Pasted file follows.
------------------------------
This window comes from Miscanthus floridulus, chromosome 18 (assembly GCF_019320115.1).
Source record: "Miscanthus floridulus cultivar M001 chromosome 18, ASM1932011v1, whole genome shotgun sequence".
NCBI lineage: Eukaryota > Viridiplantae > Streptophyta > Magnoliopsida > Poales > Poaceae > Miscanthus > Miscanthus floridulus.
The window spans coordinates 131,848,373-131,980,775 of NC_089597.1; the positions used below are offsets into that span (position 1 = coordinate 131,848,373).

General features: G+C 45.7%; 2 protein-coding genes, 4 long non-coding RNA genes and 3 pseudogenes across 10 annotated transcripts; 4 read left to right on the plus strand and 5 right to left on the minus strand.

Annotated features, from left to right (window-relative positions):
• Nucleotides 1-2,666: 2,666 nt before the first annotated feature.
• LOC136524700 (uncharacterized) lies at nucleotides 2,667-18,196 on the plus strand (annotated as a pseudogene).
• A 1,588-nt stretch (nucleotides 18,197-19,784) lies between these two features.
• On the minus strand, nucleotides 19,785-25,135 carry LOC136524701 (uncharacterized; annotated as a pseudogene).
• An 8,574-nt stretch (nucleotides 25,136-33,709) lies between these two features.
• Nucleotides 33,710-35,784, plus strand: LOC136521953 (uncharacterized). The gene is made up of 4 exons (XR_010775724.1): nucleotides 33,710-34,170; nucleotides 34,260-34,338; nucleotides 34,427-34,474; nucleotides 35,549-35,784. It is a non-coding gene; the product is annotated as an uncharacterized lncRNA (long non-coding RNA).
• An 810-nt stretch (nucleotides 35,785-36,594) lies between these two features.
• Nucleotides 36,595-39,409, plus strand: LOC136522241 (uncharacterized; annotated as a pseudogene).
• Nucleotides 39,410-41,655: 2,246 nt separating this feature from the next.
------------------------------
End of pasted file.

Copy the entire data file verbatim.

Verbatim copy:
This window comes from Miscanthus floridulus, chromosome 18 (assembly GCF_019320115.1).
Source record: "Miscanthus floridulus cultivar M001 chromosome 18, ASM1932011v1, whole genome shotgun sequence".
NCBI lineage: Eukaryota > Viridiplantae > Streptophyta > Magnoliopsida > Poales > Poaceae > Miscanthus > Miscanthus floridulus.
The window spans coordinates 131,848,373-131,980,775 of NC_089597.1; the positions used below are offsets into that span (position 1 = coordinate 131,848,373).

General features: G+C 45.7%; 2 protein-coding genes, 4 long non-coding RNA genes and 3 pseudogenes across 10 annotated transcripts; 4 read left to right on the plus strand and 5 right to left on the minus strand.

Annotated features, from left to right (window-relative positions):
• Nucleotides 1-2,666: 2,666 nt before the first annotated feature.
• LOC136524700 (uncharacterized) lies at nucleotides 2,667-18,196 on the plus strand (annotated as a pseudogene).
• A 1,588-nt stretch (nucleotides 18,197-19,784) lies between these two features.
• On the minus strand, nucleotides 19,785-25,135 carry LOC136524701 (uncharacterized; annotated as a pseudogene).
• An 8,574-nt stretch (nucleotides 25,136-33,709) lies between these two features.
• Nucleotides 33,710-35,784, plus strand: LOC136521953 (uncharacterized). The gene is made up of 4 exons (XR_010775724.1): nucleotides 33,710-34,170; nucleotides 34,260-34,338; nucleotides 34,427-34,474; nucleotides 35,549-35,784. It is a non-coding gene; the product is annotated as an uncharacterized lncRNA (long non-coding RNA).
• An 810-nt stretch (nucleotides 35,785-36,594) lies between these two features.
• Nucleotides 36,595-39,409, plus strand: LOC136522241 (uncharacterized; annotated as a pseudogene).
• Nucleotides 39,410-41,655: 2,246 nt separating this feature from the next.